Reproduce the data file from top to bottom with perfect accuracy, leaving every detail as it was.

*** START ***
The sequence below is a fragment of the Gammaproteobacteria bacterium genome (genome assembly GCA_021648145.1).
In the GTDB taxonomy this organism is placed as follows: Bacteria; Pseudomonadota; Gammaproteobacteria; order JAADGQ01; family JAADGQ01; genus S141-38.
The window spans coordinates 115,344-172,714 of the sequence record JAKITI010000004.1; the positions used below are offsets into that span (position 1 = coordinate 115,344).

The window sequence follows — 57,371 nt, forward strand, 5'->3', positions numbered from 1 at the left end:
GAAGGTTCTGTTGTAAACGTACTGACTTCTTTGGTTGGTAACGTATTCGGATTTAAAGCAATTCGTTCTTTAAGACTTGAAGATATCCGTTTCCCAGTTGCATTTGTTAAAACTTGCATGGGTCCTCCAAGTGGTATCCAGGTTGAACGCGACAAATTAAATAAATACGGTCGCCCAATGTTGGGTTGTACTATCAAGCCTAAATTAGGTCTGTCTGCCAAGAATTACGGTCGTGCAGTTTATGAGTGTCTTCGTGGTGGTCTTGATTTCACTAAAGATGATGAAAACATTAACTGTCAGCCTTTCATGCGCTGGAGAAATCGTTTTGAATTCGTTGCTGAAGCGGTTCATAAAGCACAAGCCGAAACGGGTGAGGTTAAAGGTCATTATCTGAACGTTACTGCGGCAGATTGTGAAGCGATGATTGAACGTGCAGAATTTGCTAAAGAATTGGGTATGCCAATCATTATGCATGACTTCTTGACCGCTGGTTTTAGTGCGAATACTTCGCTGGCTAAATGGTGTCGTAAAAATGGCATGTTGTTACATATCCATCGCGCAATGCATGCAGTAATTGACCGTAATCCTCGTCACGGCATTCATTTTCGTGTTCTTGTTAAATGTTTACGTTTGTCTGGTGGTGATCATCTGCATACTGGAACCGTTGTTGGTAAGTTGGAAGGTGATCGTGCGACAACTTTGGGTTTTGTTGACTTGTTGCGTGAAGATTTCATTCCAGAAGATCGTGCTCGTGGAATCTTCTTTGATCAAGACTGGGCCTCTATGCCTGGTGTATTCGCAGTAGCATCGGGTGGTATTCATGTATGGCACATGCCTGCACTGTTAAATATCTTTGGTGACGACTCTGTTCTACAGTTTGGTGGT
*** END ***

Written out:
The sequence below is a fragment of the Gammaproteobacteria bacterium genome (genome assembly GCA_021648145.1).
In the GTDB taxonomy this organism is placed as follows: Bacteria; Pseudomonadota; Gammaproteobacteria; order JAADGQ01; family JAADGQ01; genus S141-38.
The window spans coordinates 115,344-172,714 of the sequence record JAKITI010000004.1; the positions used below are offsets into that span (position 1 = coordinate 115,344).

The window sequence follows — 57,371 nt, forward strand, 5'->3', positions numbered from 1 at the left end:
GAAGGTTCTGTTGTAAACGTACTGACTTCTTTGGTTGGTAACGTATTCGGATTTAAAGCAATTCGTTCTTTAAGACTTGAAGATATCCGTTTCCCAGTTGCATTTGTTAAAACTTGCATGGGTCCTCCAAGTGGTATCCAGGTTGAACGCGACAAATTAAATAAATACGGTCGCCCAATGTTGGGTTGTACTATCAAGCCTAAATTAGGTCTGTCTGCCAAGAATTACGGTCGTGCAGTTTATGAGTGTCTTCGTGGTGGTCTTGATTTCACTAAAGATGATGAAAACATTAACTGTCAGCCTTTCATGCGCTGGAGAAATCGTTTTGAATTCGTTGCTGAAGCGGTTCATAAAGCACAAGCCGAAACGGGTGAGGTTAAAGGTCATTATCTGAACGTTACTGCGGCAGATTGTGAAGCGATGATTGAACGTGCAGAATTTGCTAAAGAATTGGGTATGCCAATCATTATGCATGACTTCTTGACCGCTGGTTTTAGTGCGAATACTTCGCTGGCTAAATGGTGTCGTAAAAATGGCATGTTGTTACATATCCATCGCGCAATGCATGCAGTAATTGACCGTAATCCTCGTCACGGCATTCATTTTCGTGTTCTTGTTAAATGTTTACGTTTGTCTGGTGGTGATCATCTGCATACTGGAACCGTTGTTGGTAAGTTGGAAGGTGATCGTGCGACAACTTTGGGTTTTGTTGACTTGTTGCGTGAAGATTTCATTCCAGAAGATCGTGCTCGTGGAATCTTCTTTGATCAAGACTGGGCCTCTATGCCTGGTGTATTCGCAGTAGCATCGGGTGGTATTCATGTATGGCACATGCCTGCACTGTTAAATATCTTTGGTGACGACTCTGTTCTACAGTTTGGTGGT